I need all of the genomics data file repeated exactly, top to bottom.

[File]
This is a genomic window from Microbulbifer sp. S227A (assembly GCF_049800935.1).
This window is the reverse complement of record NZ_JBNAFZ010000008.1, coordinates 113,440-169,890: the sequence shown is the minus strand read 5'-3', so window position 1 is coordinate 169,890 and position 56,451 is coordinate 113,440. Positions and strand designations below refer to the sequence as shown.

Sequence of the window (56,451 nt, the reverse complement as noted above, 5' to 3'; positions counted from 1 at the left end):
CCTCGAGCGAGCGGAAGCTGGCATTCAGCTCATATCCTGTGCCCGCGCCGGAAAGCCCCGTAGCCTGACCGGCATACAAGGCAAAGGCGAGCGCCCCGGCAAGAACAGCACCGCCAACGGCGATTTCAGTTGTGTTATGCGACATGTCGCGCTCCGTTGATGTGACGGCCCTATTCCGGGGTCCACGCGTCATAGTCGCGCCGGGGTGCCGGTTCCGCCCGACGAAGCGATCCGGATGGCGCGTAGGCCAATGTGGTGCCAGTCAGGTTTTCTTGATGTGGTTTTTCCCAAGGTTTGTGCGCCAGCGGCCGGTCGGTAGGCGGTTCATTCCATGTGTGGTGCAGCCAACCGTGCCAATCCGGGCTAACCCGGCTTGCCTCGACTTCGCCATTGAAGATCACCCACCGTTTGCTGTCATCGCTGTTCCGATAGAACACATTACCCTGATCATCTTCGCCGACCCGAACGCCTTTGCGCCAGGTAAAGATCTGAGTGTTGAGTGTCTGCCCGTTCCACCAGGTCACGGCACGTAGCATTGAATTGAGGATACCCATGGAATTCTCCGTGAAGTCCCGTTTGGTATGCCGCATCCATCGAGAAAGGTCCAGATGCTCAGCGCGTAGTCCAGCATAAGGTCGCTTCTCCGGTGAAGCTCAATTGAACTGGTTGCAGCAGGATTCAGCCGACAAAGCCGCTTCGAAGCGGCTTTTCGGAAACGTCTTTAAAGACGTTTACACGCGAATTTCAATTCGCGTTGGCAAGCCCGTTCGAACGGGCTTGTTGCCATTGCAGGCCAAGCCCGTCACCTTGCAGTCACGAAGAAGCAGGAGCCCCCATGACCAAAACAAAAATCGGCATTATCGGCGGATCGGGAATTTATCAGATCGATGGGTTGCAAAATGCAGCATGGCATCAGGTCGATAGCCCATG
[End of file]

This is a genomic window from Microbulbifer sp. S227A (assembly GCF_049800935.1).
This window is the reverse complement of record NZ_JBNAFZ010000008.1, coordinates 113,440-169,890: the sequence shown is the minus strand read 5'-3', so window position 1 is coordinate 169,890 and position 56,451 is coordinate 113,440. Positions and strand designations below refer to the sequence as shown.

Sequence of the window (56,451 nt, the reverse complement as noted above, 5' to 3'; positions counted from 1 at the left end):
CCTCGAGCGAGCGGAAGCTGGCATTCAGCTCATATCCTGTGCCCGCGCCGGAAAGCCCCGTAGCCTGACCGGCATACAAGGCAAAGGCGAGCGCCCCGGCAAGAACAGCACCGCCAACGGCGATTTCAGTTGTGTTATGCGACATGTCGCGCTCCGTTGATGTGACGGCCCTATTCCGGGGTCCACGCGTCATAGTCGCGCCGGGGTGCCGGTTCCGCCCGACGAAGCGATCCGGATGGCGCGTAGGCCAATGTGGTGCCAGTCAGGTTTTCTTGATGTGGTTTTTCCCAAGGTTTGTGCGCCAGCGGCCGGTCGGTAGGCGGTTCATTCCATGTGTGGTGCAGCCAACCGTGCCAATCCGGGCTAACCCGGCTTGCCTCGACTTCGCCATTGAAGATCACCCACCGTTTGCTGTCATCGCTGTTCCGATAGAACACATTACCCTGATCATCTTCGCCGACCCGAACGCCTTTGCGCCAGGTAAAGATCTGAGTGTTGAGTGTCTGCCCGTTCCACCAGGTCACGGCACGTAGCATTGAATTGAGGATACCCATGGAATTCTCCGTGAAGTCCCGTTTGGTATGCCGCATCCATCGAGAAAGGTCCAGATGCTCAGCGCGTAGTCCAGCATAAGGTCGCTTCTCCGGTGAAGCTCAATTGAACTGGTTGCAGCAGGATTCAGCCGACAAAGCCGCTTCGAAGCGGCTTTTCGGAAACGTCTTTAAAGACGTTTACACGCGAATTTCAATTCGCGTTGGCAAGCCCGTTCGAACGGGCTTGTTGCCATTGCAGGCCAAGCCCGTCACCTTGCAGTCACGAAGAAGCAGGAGCCCCCATGACCAAAACAAAAATCGGCATTATCGGCGGATCGGGAATTTATCAGATCGATGGGTTGCAAAATGCAGCATGGCATCAGGTCGATAGCCCATG